Zimbabwe Constitution Sets Limits on Presidential Term

Jan. 22 (Bloomberg) -- Zimbabwe's Prime Minister Morgan Tsvangirai talks about the outlook for the country's new constitution and economy. He speaks with Bloomberg's Andres R. Martinez at the World Economic Forum's annual meeting in Davos, Switzerland. (Source: Bloomberg)

Zimbabwe’s new constitution limits the president to two terms in office and will probably be approved in a referendum in March, allowing for elections to take place this year, Prime Minister Morgan Tsvangirai said.

“We believe we can have this constitution drafted by next week,” Tsvangirai said in an interview yesterday in Davos, Switzerland, where he is attending the World Economic Forum. “Since there is a national consensus by all parties, the referendum will be a formality.”

Agreement on the constitution ends a four-year political impasse that’s hampered Zimbabwe’s recovery from a decade-long recession. Tsvangirai’s Movement for Democratic Change has shared power with President Robert Mugabe’s Zimbabwe African National Union-Patriotic Front since 2009 following a disputed election that observers including from the European Union said was marred by violence and voting irregularities.

Under a pact brokered by the 15-nation Southern African Development Community to end the political deadlock, Zimbabwe is required to hold a referendum on a new constitution before elections can be held. Negotiations between the two parties had stalled over issues including dual citizenship, reform of the security forces and land rights.

“I don’t think there will be any dissenting voices,” Tsvangirai, 60, said. “By March we can go to the referendum.” The election “is definitely going to be this year.”

Economic Revival

The draft of the constitution, which will be ready by the end of next week, will allow Zimbabweans to hold dual citizenship, Tsvangirai said.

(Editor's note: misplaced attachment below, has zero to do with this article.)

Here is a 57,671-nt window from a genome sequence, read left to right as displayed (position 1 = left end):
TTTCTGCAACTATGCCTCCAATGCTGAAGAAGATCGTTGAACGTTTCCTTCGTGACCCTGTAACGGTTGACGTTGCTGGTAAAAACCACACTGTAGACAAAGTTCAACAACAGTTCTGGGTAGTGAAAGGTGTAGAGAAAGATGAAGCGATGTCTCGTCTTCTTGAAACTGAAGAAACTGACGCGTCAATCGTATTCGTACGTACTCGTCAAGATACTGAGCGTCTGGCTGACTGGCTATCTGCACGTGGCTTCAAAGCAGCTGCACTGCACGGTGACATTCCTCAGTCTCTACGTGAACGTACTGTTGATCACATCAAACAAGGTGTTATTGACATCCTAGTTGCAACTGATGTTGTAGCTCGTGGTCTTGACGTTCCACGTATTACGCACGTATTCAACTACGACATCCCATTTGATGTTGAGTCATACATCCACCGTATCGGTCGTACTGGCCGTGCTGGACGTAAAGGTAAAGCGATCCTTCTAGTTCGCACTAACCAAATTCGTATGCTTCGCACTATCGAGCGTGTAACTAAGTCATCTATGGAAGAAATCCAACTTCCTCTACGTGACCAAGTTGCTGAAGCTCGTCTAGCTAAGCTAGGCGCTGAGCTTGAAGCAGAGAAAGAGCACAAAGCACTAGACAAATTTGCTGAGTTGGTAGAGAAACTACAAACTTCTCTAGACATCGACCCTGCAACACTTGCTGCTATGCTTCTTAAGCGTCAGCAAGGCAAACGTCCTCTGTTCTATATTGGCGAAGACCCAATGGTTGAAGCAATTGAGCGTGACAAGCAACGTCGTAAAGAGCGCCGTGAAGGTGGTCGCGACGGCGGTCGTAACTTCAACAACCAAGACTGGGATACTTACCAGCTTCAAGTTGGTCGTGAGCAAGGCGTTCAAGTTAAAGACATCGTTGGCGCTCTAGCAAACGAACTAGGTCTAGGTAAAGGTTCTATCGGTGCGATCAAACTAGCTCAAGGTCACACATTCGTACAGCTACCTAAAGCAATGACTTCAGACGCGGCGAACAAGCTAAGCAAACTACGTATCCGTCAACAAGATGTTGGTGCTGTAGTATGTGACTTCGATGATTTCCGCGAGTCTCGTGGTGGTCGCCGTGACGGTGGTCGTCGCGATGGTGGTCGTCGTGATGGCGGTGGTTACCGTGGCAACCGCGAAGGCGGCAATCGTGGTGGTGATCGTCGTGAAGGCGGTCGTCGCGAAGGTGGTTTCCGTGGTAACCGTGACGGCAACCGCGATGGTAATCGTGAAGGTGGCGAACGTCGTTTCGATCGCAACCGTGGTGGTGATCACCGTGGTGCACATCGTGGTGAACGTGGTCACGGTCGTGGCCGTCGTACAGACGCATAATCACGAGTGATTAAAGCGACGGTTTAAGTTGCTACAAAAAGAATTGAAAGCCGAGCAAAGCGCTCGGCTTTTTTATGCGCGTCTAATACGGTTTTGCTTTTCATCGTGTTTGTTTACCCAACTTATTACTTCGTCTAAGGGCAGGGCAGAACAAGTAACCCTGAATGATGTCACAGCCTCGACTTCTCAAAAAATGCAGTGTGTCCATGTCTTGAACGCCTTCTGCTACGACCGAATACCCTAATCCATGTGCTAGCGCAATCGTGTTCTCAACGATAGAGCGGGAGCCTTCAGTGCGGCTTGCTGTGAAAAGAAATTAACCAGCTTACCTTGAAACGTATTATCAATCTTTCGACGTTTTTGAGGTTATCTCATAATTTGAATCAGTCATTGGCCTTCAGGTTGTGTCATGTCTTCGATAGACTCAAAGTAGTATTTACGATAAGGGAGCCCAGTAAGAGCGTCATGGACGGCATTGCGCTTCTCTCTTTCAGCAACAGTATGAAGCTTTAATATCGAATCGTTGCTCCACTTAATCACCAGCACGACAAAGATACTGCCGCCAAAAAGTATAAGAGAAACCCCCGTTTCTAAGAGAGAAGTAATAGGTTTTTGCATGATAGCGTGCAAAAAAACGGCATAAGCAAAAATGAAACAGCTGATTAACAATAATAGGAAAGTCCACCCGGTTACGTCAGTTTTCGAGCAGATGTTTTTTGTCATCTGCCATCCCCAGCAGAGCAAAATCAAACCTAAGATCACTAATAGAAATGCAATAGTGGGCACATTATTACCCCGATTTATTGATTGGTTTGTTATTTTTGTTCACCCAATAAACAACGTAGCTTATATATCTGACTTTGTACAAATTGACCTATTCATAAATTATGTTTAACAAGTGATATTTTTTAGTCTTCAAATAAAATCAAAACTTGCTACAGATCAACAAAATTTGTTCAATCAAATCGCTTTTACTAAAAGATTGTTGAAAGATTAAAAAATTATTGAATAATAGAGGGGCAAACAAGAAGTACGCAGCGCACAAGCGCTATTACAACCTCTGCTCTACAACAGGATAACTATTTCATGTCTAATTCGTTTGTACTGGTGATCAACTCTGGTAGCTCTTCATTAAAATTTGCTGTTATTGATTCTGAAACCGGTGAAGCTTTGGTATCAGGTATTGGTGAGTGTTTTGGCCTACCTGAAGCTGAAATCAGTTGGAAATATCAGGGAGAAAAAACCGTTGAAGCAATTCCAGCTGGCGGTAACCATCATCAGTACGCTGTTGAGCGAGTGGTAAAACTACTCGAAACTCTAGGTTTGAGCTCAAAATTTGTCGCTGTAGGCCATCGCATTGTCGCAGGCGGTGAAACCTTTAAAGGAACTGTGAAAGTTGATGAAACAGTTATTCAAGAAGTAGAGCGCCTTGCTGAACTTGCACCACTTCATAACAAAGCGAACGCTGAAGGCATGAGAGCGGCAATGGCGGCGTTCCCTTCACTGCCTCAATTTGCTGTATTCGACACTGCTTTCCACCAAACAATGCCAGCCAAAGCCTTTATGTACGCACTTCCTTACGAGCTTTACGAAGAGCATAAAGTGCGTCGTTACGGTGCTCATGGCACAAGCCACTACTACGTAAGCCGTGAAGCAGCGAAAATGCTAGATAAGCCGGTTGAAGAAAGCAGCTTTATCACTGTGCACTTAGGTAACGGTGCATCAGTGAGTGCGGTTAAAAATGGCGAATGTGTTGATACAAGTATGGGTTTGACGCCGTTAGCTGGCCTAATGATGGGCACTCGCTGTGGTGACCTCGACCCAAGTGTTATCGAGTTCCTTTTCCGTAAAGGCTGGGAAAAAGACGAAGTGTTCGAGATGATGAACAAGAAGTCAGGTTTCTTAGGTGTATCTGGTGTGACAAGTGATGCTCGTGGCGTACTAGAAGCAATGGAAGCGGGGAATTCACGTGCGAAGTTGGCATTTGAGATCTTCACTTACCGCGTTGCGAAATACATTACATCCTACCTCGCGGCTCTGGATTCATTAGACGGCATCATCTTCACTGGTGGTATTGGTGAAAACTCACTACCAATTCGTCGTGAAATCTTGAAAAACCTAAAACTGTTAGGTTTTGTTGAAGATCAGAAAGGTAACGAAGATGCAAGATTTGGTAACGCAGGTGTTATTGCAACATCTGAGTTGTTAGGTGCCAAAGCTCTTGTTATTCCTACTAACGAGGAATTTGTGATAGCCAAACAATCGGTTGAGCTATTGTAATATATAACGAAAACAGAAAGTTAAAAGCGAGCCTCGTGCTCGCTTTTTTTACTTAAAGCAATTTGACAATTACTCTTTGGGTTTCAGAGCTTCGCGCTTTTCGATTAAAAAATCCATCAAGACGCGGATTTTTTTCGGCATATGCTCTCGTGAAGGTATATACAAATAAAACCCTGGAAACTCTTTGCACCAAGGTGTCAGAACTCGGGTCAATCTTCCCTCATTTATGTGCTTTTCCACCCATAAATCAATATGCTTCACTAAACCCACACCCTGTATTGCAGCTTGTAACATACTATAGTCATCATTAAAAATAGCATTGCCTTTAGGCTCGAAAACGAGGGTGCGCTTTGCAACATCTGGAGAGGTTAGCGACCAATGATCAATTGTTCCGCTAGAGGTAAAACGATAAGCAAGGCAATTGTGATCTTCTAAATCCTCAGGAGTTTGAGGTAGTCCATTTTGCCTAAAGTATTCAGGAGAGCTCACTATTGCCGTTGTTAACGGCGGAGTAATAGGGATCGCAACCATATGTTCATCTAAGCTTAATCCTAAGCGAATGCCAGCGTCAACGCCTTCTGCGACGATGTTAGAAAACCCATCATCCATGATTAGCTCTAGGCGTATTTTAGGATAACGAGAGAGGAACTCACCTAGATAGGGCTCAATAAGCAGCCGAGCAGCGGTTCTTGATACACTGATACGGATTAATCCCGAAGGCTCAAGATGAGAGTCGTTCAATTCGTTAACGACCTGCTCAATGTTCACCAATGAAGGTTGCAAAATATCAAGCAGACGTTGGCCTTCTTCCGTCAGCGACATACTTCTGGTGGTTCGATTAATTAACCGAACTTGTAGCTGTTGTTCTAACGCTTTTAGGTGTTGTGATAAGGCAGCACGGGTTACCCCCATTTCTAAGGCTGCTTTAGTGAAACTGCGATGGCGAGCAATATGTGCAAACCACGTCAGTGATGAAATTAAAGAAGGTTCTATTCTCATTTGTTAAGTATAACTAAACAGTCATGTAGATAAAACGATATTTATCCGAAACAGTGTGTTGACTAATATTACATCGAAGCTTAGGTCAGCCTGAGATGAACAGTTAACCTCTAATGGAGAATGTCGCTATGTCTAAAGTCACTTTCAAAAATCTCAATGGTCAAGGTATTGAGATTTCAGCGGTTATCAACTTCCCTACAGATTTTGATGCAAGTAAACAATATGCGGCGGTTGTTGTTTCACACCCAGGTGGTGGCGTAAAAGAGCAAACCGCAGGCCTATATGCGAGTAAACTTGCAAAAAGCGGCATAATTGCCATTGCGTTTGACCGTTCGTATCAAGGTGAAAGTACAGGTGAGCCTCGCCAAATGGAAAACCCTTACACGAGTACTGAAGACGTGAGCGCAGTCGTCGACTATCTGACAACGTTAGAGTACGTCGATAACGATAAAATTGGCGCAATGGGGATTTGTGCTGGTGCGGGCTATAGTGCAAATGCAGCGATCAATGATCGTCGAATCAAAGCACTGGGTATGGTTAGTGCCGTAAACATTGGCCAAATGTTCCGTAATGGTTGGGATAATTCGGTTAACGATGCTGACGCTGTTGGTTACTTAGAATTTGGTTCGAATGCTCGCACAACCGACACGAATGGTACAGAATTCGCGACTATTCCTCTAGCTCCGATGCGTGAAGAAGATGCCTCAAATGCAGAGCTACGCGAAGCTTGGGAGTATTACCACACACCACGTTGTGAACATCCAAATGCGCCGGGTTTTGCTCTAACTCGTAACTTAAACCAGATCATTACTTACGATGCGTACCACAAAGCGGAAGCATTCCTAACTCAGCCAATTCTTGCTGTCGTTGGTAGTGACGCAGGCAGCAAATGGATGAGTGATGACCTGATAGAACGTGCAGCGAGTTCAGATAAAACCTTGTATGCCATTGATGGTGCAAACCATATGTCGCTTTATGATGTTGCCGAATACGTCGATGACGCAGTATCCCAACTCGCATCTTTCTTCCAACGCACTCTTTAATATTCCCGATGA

Mugabe, 88, has ruled the country since it won independence from the U.K. in 1980. In the 2008 election, Mugabe’s party lost its majority in parliament and a second-round presidential vote was boycotted by Tsvangirai because he said the army and ZANU-PF militia were intimidating his supporters.

Zimbabwe needs to focus on reviving its economy now that the political impasse has ended, Tsvangirai said.

“Now we need to go to a growth phase,” he said. “We cannot continue to have an economy that has no infrastructure. We are looking to have 5 percent growth.”

Zimbabwe has the world’s second-biggest platinum and chrome deposits after South Africa and also has reserves of coal, diamonds and gold. Impala Platinum Holdings Ltd. (IMP) and Anglo American Platinum Ltd. (AMS) operate platinum mines in the country while Rio Tinto Plc (RIO) runs a diamond mine. Units of Barclays Plc (BARC) and Standard Chartered Plc (STAN) operate in the country.

To contact Bloomberg News staff for this story: Andres R. Martinez in Davos, Switzerland at amartinez28@bloomberg.net; Caroline Connan in Davos at cconnan@bloomberg.net

To contact the editor responsible for this story: Nasreen Seria at nseria@bloomberg.net

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